ALEX BRUMMER: Green test for global trade

Prepare for the explosion of political anger. As the elderly and less well-off shiver in their homes this winter and Britain’s economy is blown ever-deeper into the doldrums by the global energy price spiral, big oil has never had it so good.

The grand-daddy of them all, ExxonMobil has kicked off the reporting season with profits of $55.7billion (£45.3billion).

And even though the final quarter of the year was weaker than markets expected because of a dip in crude oil prices, that is never going to please critics. 

The transfer of wealth from ordinary consumers to the fossil fuel giants and Middle East potentates, among others, doesn’t do capitalism any favours

The transfer of wealth from ordinary consumers to the fossil fuel giants and Middle East potentates, among others, doesn’t do capitalism any favours

The transfer of wealth from ordinary consumers to the fossil fuel giants and Middle East potentates, among others, doesn’t do capitalism and the market system any favours.

In the UK, Shell is expected to unveil £30billion or so of profits today. Jeremy Hunt has already moved to capture some of that income by raising the windfall tax on North Sea oil producers from 25 per cent to 35 per cent, bringing the top rate of tax up to 75 per cent.

The North Sea only represents a fraction of the income of the oil majors.

They have the wealth, resources and proven assets to drill elsewhere in Africa and the Middle East, where production costs are lower. 

So there must be concern that all windfall taxes do is drive down North Sea investment and make the UK more dependent on overseas gas and oil as the path to a greener future is plotted.

North Sea oil player Harbour Energy has already curbed new investment plans.

Yes, some of big oil profits will be syphoned back to taxpayers. Shell is estimating paying windfall taxes of £1.6billion but this will be a mere bagatelle in comparison to billions of pounds of pay-outs to shareholders.

Some of this will flow back into the pockets of citizens through pension funds, but that is a hard case for big oil to make.

What everyone would like to see is big oil play a big role in climate change.

Britain’s BP, under Bernard Looney, has re-engineered the firm so it becomes greener and has already pledged to invest £18billion in helping to eliminate carbon by 2030. If that happens, it would be terrific.

And if pension funds won’t invest in new nuclear because they see it as too risky, why not big oil?

There is a bigger risk to the greening of Britain and Europe currently marauding the sector. 

President Joe Biden’s embrace of climate change in the Inflation Reduction Act threatens to distort the drive to a carbon free future.

There is a potential $369billion of green subsidies and incentives to be had if the technologies used are built in the USA. Households can claim up to $8,000 for insulation.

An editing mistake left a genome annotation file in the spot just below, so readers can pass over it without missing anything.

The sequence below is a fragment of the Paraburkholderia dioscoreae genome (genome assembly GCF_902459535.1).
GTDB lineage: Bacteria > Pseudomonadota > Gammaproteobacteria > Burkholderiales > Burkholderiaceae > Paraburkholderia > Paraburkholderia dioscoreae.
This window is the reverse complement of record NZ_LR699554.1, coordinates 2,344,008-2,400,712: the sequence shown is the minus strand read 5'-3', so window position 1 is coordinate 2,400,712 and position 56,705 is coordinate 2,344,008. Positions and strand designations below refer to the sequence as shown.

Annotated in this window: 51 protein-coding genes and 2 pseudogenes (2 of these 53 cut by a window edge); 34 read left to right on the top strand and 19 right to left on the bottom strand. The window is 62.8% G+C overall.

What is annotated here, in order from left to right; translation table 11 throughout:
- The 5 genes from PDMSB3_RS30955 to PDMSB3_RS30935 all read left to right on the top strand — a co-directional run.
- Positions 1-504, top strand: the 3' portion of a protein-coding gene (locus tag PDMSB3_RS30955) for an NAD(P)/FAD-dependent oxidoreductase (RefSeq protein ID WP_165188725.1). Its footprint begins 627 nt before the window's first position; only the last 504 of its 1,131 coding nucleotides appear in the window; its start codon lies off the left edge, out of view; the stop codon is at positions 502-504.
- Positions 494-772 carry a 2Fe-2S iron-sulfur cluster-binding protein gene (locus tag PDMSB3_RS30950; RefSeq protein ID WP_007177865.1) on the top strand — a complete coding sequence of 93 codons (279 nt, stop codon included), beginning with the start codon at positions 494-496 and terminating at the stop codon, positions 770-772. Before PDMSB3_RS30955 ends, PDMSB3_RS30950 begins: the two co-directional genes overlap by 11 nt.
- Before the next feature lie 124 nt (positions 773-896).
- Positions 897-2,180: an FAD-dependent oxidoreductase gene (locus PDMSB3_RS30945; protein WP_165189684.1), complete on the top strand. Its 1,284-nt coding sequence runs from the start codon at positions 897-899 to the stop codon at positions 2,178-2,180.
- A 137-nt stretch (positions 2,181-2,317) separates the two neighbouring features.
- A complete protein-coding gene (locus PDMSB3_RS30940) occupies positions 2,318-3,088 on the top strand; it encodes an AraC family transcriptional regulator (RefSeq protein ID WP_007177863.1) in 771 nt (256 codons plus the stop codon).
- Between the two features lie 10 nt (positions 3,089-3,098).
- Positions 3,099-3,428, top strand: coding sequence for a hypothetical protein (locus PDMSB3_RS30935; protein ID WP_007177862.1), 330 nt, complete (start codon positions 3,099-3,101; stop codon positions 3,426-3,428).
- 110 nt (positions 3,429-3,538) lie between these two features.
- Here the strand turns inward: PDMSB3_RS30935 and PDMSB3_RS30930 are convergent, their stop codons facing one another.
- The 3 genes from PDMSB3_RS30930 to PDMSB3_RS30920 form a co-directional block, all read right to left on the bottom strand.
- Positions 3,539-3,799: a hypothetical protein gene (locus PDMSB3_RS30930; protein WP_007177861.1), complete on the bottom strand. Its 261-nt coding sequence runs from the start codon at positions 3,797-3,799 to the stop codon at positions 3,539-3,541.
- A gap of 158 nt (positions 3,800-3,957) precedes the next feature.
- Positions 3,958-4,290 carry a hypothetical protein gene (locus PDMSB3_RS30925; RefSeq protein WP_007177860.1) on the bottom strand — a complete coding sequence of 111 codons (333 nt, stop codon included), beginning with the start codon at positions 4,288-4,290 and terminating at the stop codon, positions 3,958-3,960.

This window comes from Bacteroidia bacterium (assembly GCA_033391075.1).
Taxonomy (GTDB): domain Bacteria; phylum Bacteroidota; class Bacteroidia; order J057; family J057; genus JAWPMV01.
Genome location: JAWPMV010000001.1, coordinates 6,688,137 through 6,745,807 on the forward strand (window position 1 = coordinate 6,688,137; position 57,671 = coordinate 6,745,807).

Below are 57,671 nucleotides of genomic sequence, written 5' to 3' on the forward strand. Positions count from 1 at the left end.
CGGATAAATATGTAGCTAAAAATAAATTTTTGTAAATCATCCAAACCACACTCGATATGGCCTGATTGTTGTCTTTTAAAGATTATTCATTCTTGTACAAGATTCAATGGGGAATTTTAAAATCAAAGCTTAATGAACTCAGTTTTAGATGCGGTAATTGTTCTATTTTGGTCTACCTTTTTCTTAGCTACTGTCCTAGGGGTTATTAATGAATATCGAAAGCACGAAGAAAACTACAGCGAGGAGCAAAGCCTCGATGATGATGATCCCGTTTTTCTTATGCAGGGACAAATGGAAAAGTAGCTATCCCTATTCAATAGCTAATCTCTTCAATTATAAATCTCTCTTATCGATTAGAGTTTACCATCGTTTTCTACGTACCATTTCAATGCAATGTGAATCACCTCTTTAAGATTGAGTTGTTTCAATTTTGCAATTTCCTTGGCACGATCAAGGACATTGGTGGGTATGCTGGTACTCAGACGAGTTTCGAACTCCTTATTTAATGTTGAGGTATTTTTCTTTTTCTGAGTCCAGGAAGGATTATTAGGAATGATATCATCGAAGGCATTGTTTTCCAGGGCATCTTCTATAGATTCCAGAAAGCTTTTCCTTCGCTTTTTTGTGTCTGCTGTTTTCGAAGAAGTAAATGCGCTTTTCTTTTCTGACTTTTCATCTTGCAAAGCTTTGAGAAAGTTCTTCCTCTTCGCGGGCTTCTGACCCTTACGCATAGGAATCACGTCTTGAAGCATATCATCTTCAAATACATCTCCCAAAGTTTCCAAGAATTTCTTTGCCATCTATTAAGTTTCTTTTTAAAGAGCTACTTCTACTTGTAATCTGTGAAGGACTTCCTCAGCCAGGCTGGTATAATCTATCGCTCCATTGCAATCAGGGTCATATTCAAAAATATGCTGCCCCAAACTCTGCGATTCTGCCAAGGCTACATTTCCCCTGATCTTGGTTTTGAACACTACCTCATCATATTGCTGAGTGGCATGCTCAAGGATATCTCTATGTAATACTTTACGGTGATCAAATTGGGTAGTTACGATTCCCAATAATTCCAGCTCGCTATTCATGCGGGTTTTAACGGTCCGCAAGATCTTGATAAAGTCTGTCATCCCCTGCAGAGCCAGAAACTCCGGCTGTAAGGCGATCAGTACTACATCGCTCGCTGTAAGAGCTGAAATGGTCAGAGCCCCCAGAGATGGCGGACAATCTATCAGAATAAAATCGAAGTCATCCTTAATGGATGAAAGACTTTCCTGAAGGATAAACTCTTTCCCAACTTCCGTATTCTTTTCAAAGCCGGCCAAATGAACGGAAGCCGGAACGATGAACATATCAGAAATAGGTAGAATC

The risk is that big oil’s drive to become carbon neutral will switch its focus to North America. The EU and Britain (to a lesser extent) are crying foul, arguing subsidies for home grown equipment on this scale are protectionist.

In response the EU is plotting to lift ‘state aid’ rules for green subsidies fearing the consequences for European-based firms and investment.

This is how trade wars start.

Lynch overhang

Poppy Gustafsson has done her best to create space between herself and former associate and big shareholder Mike Lynch at cyber-security pioneer Darktrace. 

The connection of the Cambridge-based firm to Lynch, with an 11.2 per cent stake (held through his wife) and his finance chief Sushovan Hussain always was going to be a problem.

Lynch has spent almost a decade fighting fraud charges in the US over the sale of Autonomy to Hewlett Packard, and Hussain has been convicted in the US.

New York-based Quintessential Capital, having taken a short position in Darktrace, has issued a disturbing document questioning the company’s financial statements.

The short-seller makes a series of allegations about how income is being supported by a supposed network of fictitious companies. Darktrace rejects the charges but the share price is being crushed.

The Lynch cloud refuses to lift.

Paper tiger

When he was boss of Tesco, Dave Lewis set about shedding superfluous assets, including coffee shop chain Harris + Hoole and family food chain Giraffe.

Now that Tesco is back at the top of the grocery deck, Lewis’s successor Ken Murphy has bought Paperchase, the designer-led stationery and greetings chain, out of administration. 

Tesco joins Mike Ashley’s Frasers and Simon Wolfson’s Next as a retail buyer of the last resort.

Some links in this article may be affiliate links. If you click on them we may earn a small commission. That helps us fund This Is Money, and keep it free to use. We do not write articles to promote products. We do not allow any commercial relationship to affect our editorial independence.